Lord Rockingham in Shackleton’s rejected lemon-yellow suggested quite the opposite, adding, “It is because time is short dear lady that you are really the only one to do anything about it. If we could action the matter here, rather now, then doubtless I could fetch up some wicked rogue or bold Tom Sturdy but it is happening and not only now. Aunt Minerva has been fighting it off and on for a number of years now, this particular party being thrown. And you are the only one likely to know the why of it. I only learned myself some days ago. It’s rather tedious,” he said.
Mme Roux exchanged her tea for a cigarette. “No, I’m not arguing against my suitability so much as my eligibility. I don’t want to, can’t be bothered with it. I am,” she said, “a remarkably lazy person. By the way, love the venue. Last time I was here was with Harriet Westbrook.”
Rockingham had heard the tale. Very tragic, Westbrook’s poet husband had taken all of two weeks to remarry. He changed the subject, “In ten days they will race here for the Peter Pan Cup on Christmas morning. The sight of so many ardent swimmers diving into the water will doubtless stir the blood. Do you think they will bounce? Or skip over the ice like a stone?”
Mme Roux not liking the turn of the conversation brought it back to more important matters, herself. “I’m a drone, Rockingham. I intend to spend Christmas tucked up with something warm inside of me. Errol Flynn has a certain reputation. Other than that and even seeing in the new-year sounds like such a bother. I shall have to get someone to get drunk for me. I shall be a shocker, a shameful thing, and then read about myself in the papers in the morning.”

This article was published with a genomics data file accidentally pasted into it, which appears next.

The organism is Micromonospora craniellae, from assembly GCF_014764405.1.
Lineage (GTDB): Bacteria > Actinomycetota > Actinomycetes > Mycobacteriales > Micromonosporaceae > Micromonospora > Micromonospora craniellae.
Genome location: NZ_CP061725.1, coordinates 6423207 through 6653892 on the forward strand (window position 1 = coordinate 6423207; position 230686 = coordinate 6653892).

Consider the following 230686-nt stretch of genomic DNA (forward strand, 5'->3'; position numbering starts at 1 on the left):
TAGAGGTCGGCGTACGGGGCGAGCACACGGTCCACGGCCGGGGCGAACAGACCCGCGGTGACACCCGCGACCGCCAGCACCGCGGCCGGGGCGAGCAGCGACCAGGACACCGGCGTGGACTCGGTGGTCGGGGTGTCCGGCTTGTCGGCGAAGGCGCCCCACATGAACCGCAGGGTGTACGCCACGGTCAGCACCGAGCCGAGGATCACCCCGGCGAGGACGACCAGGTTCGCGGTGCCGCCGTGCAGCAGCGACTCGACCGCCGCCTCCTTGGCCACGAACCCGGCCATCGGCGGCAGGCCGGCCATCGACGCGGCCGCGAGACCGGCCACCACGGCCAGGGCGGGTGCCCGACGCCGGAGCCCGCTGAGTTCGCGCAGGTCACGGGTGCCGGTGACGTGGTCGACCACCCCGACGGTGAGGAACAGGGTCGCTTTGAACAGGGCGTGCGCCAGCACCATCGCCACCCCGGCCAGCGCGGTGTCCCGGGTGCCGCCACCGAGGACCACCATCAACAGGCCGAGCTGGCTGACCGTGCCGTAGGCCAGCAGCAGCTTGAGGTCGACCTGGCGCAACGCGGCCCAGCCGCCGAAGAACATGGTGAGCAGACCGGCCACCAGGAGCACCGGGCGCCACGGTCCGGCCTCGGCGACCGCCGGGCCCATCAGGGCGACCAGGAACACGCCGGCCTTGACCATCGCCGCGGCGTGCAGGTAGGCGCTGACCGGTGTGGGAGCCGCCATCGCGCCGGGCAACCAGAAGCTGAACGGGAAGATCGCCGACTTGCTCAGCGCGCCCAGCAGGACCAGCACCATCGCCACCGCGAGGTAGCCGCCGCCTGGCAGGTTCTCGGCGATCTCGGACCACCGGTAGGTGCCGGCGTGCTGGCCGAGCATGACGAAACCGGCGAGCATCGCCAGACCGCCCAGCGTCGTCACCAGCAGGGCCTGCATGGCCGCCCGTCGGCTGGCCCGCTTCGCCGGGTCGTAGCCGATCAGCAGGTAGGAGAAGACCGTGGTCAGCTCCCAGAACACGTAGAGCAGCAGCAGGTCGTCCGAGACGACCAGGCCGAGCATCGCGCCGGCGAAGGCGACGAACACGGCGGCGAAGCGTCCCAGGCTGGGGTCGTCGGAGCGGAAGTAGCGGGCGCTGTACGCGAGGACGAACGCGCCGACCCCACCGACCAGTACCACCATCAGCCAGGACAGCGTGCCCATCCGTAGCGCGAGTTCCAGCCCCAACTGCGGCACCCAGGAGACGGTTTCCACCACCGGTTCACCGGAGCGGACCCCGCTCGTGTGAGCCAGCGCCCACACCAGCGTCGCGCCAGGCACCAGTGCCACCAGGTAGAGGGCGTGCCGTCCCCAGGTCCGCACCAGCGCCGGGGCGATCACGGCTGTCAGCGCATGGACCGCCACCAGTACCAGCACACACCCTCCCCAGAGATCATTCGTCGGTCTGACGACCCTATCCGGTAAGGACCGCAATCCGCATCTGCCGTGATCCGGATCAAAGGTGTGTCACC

“I’m afraid someone is being very insistent on your participation.”
“You Mme Roux, you. You telephoned me this morning. I had no idea there was a 5am and I shan’t be inviting it for cocktails. Awful time, very brash.”
Mme Roux flicked away her cigarette having waited too long for someone to light it. She said, “Oh you don’t want to go listening to me.”
“I’m afraid you were very firm on the matter. It was suggested that if you needed a spot or two of encouragement then I was to remind you that you owed you, and that you were collecting.”
Mme Roux surrendered. She would never allow herself to be bullied or blackmailed, but she took oaths and debts very seriously. It meant she was not expected to extend the same courtesy to anything else. She said, “Did I give myself any indication as to where I might begin?”
At that his gentle smile dropped. He did so loathe Mr Bittersweet. As he did also Mr Bittersweet.
Bittersweet’s Treats, A Surprise In Every Bag!